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1X3G: Crystal Structure Of The Single-Stranded Dna-Binding Protein From Mycobacterium Smegmatis
Structure of Mycobacterium smegmatis single-stranded DNA-binding protein and a comparative study involving homologus SSBs: biological implications of structural plasticity and variability in quaternary association
Acta Crystallogr. D Biol. Crystallogr. (2005) 61 p.1140-1148» All references (3)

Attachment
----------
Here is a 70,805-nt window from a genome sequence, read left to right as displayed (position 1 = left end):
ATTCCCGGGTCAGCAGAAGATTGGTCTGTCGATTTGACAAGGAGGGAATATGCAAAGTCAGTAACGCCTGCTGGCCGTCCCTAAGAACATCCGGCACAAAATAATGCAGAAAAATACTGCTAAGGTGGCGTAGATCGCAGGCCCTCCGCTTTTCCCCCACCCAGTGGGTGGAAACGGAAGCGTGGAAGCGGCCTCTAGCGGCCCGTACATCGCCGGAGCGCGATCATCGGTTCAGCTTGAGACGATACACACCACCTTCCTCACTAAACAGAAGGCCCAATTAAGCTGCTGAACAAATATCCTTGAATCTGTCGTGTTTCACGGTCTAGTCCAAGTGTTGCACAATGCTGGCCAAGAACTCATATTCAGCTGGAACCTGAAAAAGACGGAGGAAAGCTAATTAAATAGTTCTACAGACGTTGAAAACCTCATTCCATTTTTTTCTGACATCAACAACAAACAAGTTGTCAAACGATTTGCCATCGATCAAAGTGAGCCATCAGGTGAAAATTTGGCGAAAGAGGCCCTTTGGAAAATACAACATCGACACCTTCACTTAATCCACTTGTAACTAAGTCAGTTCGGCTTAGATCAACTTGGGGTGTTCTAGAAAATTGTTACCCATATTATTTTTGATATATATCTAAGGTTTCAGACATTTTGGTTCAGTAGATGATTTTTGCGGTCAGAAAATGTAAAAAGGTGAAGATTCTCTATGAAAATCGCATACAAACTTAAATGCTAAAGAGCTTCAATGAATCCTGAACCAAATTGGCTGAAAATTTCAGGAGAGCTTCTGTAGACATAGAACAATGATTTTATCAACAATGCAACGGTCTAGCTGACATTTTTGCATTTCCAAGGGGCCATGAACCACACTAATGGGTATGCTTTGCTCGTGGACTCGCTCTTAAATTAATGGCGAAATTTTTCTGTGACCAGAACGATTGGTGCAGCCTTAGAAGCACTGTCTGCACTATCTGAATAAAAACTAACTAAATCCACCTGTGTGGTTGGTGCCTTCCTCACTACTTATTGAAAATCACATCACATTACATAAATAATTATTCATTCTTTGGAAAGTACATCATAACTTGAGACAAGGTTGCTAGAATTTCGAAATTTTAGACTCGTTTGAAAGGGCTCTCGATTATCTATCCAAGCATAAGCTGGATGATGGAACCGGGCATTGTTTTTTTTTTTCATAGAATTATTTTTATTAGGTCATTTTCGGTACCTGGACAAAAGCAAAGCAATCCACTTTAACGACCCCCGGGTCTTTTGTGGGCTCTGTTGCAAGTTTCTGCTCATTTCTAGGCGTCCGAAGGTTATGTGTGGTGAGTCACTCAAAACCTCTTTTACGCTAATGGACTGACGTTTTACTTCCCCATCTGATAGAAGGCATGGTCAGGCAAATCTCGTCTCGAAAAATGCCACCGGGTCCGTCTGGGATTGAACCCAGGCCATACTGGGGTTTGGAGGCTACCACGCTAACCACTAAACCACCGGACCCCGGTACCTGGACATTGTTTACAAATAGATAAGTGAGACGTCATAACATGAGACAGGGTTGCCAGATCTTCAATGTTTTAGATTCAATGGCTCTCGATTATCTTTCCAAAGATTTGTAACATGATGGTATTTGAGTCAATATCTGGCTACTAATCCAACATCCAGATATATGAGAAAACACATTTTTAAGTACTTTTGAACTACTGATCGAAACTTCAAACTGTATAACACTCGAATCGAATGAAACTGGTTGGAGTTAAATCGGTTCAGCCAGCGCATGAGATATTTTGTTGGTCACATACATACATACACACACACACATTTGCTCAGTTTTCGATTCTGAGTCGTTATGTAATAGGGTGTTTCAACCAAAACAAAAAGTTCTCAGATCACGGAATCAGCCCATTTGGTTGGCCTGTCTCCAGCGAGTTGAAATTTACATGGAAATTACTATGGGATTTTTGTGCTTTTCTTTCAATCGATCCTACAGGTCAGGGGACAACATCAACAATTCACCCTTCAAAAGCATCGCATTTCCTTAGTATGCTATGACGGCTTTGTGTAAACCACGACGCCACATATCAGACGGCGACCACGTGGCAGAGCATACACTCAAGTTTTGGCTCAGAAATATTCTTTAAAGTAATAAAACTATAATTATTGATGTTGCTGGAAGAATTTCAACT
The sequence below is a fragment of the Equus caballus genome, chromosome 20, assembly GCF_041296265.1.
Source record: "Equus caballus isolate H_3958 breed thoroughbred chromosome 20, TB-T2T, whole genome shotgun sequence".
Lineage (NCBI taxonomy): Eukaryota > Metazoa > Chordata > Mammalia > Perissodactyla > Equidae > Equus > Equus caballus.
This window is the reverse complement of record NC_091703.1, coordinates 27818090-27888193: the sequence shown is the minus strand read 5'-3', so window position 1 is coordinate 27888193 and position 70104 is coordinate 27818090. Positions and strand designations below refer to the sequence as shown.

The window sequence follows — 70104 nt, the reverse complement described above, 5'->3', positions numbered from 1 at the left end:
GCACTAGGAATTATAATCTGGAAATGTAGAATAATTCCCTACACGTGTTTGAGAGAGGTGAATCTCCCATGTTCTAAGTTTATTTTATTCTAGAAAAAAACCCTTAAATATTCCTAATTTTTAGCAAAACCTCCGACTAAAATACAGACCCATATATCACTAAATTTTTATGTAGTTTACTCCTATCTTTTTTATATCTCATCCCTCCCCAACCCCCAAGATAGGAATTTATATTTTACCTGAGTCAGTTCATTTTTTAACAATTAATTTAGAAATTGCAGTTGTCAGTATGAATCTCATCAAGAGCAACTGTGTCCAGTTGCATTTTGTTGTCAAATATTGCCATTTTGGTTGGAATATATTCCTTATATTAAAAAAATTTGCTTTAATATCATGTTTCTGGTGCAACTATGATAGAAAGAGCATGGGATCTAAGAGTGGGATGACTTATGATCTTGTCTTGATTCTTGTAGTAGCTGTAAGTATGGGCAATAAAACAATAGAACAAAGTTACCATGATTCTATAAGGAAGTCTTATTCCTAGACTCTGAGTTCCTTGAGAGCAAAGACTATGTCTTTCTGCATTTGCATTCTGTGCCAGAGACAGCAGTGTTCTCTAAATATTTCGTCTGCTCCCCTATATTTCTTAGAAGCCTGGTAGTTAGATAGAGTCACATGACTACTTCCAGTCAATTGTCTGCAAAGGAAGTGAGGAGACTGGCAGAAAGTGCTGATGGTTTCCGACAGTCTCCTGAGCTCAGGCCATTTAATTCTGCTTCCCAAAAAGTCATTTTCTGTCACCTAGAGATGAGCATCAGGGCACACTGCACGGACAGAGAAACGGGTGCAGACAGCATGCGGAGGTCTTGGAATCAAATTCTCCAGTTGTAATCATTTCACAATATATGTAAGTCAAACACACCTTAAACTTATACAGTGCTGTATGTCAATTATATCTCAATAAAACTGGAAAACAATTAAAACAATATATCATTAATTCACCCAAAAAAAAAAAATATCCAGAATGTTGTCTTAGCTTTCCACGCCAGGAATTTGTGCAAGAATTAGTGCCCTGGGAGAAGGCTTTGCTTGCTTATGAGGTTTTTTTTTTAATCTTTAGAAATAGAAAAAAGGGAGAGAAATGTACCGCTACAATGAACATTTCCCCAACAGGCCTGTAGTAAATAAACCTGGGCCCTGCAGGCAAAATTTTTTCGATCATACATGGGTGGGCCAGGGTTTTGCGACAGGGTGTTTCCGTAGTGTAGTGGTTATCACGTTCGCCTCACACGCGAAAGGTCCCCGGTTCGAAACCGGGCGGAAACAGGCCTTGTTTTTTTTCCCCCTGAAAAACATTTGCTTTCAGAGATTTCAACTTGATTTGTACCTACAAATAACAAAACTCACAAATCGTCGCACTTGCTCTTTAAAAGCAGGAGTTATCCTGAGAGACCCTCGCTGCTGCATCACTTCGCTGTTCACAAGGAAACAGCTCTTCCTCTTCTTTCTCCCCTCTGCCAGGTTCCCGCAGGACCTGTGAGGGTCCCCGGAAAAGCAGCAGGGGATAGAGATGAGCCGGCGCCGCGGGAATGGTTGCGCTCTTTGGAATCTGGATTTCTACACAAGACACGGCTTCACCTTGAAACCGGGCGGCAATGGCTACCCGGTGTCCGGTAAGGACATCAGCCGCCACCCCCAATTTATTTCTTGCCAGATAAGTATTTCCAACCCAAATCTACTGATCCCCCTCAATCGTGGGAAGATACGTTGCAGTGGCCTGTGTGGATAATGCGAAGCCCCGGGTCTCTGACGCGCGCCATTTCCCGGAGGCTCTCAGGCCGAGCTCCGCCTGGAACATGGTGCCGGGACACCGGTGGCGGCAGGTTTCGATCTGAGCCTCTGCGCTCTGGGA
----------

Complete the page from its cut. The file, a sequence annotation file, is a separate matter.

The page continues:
The structure of Mycobacterium smegmatis single-stranded DNA-binding protein (SSB) has been determined using three data sets collected from related crystals. The structure is similar to that of its homologue from Mycobacterium tuberculosis, indicating that the clamp arrangement that stabilizes the dimer and the ellipsoidal shape of the tetramer are characteristic features of mycobacterial SSBs. The central OB fold is conserved in mycobacterial SSBs as well as those from Escherichia coli, Deinococcus radiodurans and human mitochondria. However, the quaternary structure exhibits considerable variability. The observed plasticity of the subunit is related to this variability. The crystal structures and modelling provide a rationale for the variability. The strand involved in the clamp mechanism, which leads to higher stability of the tetramer, appears to occur in all high-G+C Gram-positive bacteria. The higher stability is perhaps required by these organisms. The mode of DNA binding of mycobacterial SSBs is different from that of E. coli SSB partly on account of the difference in the shape of the tetramers. Another difference between the two modes is that the former contains additional ionic interactions and is more susceptible to salt concentration.